9. earlofhuntingdon says:

    OT, but apropos of a comment from bmaz’s twitter feed, Trump and Tillerson propose draconian cuts to the State Dept, including eliminating housing subsidies for foreign service officers serving overseas. Try getting suitably located and physically safe digs in London, Tokyo, Beijing, or Moscow on a bureaucrat’s salary, let alone housing in Venezuela, Somalia, the Sudan, Egypt, the Congo, the Caucasus.  Not.gonna.happen.  The posts will remain unstaffed or there will develop a host of politically corrupt exceptions, except for the staff at our nearly 1000 military bases around the globe.

    This is not “management”, or skillful propaganda designed to elicit turmoil and misdirection.  The State Dept has the smallest budget of any federal agency, notwithstanding that its head is one of the top three members of the Cabinet, performing what would appear to be an essential function for a global imperial power. Trump could save more money by playing less golf or making do with one less aircraft program.

    These cuts are aimed at eliminating the State Dept’s function while appearing not to do so.  That would leave us with the principal foreign policy we have in fact now: the Pentagon’s.

    • earlofhuntingdon says:

      Trump could also maintain the State Dept’s budget by cutting a fraction of the tax givebacks he proposes to give to himself and the rest of the one-tenth of one percenters. If Trump wants to shrink the gubmint’s complexity to what will fit on a single page, typed and double-spaced, he will give us a one-page gubmint. If you’re a MOU, I suppose that’s what you want. Pity about everyone else though.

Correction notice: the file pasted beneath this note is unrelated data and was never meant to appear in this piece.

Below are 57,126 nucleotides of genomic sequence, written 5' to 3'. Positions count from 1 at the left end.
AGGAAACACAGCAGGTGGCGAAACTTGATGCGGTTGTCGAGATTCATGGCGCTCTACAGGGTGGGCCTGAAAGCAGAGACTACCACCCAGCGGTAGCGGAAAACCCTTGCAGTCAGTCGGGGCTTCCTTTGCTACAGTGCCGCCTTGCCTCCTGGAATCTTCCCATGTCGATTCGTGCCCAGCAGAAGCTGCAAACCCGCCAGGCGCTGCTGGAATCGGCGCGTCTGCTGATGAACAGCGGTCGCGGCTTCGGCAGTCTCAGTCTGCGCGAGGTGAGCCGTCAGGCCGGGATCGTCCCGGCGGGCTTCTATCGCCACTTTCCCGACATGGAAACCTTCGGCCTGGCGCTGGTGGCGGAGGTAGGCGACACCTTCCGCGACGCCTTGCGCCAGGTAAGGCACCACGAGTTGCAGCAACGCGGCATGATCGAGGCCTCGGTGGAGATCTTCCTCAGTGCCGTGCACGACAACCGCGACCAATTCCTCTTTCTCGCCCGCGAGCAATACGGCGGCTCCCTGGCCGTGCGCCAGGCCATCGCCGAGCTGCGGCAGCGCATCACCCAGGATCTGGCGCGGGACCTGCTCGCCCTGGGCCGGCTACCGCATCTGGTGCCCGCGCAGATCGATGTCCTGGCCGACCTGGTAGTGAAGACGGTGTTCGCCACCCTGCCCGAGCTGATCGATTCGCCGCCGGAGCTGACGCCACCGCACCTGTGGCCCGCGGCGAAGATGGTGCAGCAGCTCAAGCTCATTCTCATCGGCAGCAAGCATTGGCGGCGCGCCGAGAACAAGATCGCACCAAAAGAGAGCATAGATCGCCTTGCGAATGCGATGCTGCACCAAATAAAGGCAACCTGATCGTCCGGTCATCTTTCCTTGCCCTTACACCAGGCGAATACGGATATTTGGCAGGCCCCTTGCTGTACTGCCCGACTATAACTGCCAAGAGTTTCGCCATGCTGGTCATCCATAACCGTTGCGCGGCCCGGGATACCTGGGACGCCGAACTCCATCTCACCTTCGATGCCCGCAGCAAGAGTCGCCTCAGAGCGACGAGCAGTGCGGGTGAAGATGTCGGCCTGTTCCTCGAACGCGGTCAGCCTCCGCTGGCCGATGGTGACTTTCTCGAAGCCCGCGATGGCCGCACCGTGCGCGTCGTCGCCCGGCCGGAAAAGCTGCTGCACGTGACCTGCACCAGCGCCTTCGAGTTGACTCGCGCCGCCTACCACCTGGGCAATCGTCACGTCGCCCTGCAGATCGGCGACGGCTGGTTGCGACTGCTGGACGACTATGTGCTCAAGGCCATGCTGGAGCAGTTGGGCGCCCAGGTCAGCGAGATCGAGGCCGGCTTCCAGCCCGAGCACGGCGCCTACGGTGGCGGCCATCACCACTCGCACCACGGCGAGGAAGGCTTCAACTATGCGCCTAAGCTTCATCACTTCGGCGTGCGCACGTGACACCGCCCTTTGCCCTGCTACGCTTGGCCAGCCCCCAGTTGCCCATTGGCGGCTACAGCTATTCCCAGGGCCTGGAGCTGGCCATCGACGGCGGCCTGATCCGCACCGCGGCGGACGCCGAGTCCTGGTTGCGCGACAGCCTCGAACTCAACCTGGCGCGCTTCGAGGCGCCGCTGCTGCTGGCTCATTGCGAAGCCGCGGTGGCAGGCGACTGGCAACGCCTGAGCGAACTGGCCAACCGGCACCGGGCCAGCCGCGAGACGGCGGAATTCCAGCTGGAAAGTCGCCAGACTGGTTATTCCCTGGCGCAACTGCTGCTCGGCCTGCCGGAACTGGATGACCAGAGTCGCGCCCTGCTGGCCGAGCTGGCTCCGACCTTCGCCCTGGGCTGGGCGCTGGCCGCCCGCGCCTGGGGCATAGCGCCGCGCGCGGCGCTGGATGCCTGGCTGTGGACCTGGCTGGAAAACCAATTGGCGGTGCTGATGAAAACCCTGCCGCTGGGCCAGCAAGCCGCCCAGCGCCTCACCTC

• lefty665 says:

      I have no more love for Trump’s “management” and decimation of government than you. I do have questions about what we have been getting from State.

      We and the world might have been better off if State had not been effectively lobbying for our illegal war on Libya, or collaborating in a coup that overthrew the elected government of Honduras, or if neocon Asst Sec. Victoria Nuland had not invested $5 Billion in overthrowing the elected government of Ukraine, or if Sec State Kerry had not almost talked us into war on Syria on false pretenses, or tried to blow up negotiations that ensured Iran did not develop nuclear weapons. Those are just some of State’s activities in the last administration, it gets worse if we go back to State under Duhbya.

      Should FSOs get allowances that allow them to live decently and safely when they serve overseas? You betchya!  Has the nation or the world been well served by State in this millennium, and should the Dept be fully funded to continue to blunder along as it has been?  That is not so clear. Will Trump make things better? Not likely.

  10. chuck roast says:

    let’s see…slow productivity growth, stagnating wages, low capital investment, curtailed risk taking…all hallmarks of what the great Joan Robinson called (in an entirely civilized manner) “imperfect competition.”  Or what Baran and Sneezy  more precisely called “monopoly capitalism.”

    Stagnation as a precursor to socialist revolution?  One can only wish.


Comments are closed.